Author(s): Lebwohl M, Menter A, Koo J, Feldman SR
Abstract Share this page
Abstract In patients with moderate-to-severe psoriasis, remission can be difficult to achieve and sustain. Both acutely acting and long-term maintenance agents are needed. Speed and efficiency of available monotherapies tend to be inversely proportional to safety. Combination, rotational, and sequential approaches are often more effective and safer than single-agent therapy. Combining agents with complementary adverse effect profiles is preferable. Apparent synergistic enhancement is seen with most paired combinations of the four major therapies: acitretin, phototherapy (ultraviolet B/psoralen plus ultraviolet A), cyclosporine, and methotrexate. Of those, only cyclosporine in combination with psoralen plus ultraviolet A is contraindicated because of increased cancer risk. Combinations of each of those major therapies with topical agents (retinoids, steroids, vitamin D derivatives, and others) have been used with varying efficacy and safety. The immunomodulators, hydroxyurea and thioguanine, have also shown some success in combination therapy. The new biologic agents with their novel modes of action and adverse effect profiles may prove to be important adjuncts in combination/rotational/sequential approaches. In some cases, monotherapy (with either systemic agents or phototherapy) adequately controls moderate to severe disease. A regimen using a single agent has the advantages of lower cost and greater adherence by the patient. For any number of reasons, however, including loss of efficacy, adverse effects, or cumulative or acute toxicity-and especially the inability to clear resistant lesions-a single modality will not be adequate. Using two or more therapies is thus the rule rather than the exception for most patients with moderate-to-severe psoriasis, but picking a combination that serves to balance safety and efficacy needs careful consideration, especially since no evidence-based treatment guidelines exist.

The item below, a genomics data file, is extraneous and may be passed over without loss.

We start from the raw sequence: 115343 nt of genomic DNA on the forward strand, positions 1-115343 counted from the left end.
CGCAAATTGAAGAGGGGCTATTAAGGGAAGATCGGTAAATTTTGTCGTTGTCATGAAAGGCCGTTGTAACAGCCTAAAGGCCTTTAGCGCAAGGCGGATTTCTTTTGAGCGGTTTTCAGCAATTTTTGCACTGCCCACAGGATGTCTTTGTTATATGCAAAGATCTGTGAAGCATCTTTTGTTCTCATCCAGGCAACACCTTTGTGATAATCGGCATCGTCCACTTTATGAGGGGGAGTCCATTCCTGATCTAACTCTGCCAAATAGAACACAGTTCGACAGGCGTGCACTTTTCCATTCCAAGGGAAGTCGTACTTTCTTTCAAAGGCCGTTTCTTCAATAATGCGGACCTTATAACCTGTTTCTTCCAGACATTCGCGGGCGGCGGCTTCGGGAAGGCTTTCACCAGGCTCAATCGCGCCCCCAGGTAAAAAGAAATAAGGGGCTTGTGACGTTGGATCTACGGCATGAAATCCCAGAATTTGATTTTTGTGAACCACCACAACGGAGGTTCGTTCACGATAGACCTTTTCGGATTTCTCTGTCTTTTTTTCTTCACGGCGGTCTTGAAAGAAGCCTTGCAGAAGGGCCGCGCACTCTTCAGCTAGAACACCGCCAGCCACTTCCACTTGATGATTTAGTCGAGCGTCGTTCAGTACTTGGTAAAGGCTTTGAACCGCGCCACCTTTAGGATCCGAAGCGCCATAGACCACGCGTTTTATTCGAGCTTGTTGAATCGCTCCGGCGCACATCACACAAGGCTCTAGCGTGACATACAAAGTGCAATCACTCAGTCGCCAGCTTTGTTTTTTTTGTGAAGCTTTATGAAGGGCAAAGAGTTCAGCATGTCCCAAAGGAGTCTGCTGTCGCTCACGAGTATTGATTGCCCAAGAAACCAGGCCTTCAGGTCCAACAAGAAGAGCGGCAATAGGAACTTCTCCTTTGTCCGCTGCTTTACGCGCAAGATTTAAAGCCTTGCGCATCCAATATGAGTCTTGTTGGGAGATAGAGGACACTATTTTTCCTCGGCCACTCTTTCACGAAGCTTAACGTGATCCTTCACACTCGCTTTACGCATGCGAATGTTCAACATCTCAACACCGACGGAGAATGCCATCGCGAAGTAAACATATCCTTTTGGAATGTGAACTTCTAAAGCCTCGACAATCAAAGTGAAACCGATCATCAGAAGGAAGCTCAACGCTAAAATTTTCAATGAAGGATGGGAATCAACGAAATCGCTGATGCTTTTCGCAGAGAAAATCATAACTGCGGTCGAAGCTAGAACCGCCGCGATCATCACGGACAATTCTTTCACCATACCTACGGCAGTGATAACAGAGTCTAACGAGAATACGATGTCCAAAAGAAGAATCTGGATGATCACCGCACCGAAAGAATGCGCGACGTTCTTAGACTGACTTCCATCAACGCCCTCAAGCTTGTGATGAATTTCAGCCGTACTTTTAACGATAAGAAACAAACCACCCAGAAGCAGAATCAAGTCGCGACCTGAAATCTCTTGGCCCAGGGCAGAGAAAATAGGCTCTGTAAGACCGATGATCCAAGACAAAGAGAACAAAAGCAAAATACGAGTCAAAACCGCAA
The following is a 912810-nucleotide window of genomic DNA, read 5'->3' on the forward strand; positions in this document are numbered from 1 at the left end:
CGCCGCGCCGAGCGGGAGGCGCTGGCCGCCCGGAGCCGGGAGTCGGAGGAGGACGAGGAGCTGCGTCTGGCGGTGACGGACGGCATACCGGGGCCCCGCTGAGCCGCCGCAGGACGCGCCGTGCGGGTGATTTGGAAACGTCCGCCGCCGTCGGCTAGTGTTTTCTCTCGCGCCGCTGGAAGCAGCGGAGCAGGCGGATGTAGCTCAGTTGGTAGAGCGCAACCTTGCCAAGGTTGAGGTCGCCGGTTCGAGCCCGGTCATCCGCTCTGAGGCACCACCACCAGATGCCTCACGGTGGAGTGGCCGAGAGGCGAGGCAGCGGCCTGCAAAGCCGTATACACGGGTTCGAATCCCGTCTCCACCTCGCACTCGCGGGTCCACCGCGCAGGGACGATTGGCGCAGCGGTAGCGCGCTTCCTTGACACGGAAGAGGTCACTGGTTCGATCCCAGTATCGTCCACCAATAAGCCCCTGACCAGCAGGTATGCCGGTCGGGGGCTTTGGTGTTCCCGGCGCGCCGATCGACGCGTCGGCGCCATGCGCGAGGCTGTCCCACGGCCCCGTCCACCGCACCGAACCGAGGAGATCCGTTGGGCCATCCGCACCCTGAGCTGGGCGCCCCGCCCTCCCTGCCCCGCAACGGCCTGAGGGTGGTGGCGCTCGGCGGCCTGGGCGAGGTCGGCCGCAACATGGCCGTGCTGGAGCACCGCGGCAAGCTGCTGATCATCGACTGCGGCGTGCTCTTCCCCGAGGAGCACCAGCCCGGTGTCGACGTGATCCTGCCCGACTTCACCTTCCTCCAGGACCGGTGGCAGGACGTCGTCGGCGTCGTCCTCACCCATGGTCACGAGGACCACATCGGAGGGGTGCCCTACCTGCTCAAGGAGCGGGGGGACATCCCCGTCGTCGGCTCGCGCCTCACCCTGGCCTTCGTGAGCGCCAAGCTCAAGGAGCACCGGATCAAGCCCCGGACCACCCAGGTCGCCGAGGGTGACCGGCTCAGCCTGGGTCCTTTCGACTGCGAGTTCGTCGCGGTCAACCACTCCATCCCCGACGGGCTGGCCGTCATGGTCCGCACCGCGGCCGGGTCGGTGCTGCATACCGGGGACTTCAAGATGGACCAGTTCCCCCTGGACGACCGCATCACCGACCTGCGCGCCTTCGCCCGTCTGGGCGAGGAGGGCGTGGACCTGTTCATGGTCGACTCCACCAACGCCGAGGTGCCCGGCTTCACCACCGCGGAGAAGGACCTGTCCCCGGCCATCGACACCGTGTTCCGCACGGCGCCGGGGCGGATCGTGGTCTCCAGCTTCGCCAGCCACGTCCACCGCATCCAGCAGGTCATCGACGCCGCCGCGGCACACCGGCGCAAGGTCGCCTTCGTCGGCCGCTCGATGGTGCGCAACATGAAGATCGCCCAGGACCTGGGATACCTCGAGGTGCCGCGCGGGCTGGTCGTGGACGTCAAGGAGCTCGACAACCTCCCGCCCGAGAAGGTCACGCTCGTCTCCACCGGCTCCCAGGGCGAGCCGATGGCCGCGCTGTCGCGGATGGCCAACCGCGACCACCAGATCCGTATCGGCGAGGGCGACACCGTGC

This article was published in J Am Acad Dermatol
and referenced in Dermatology Case Reports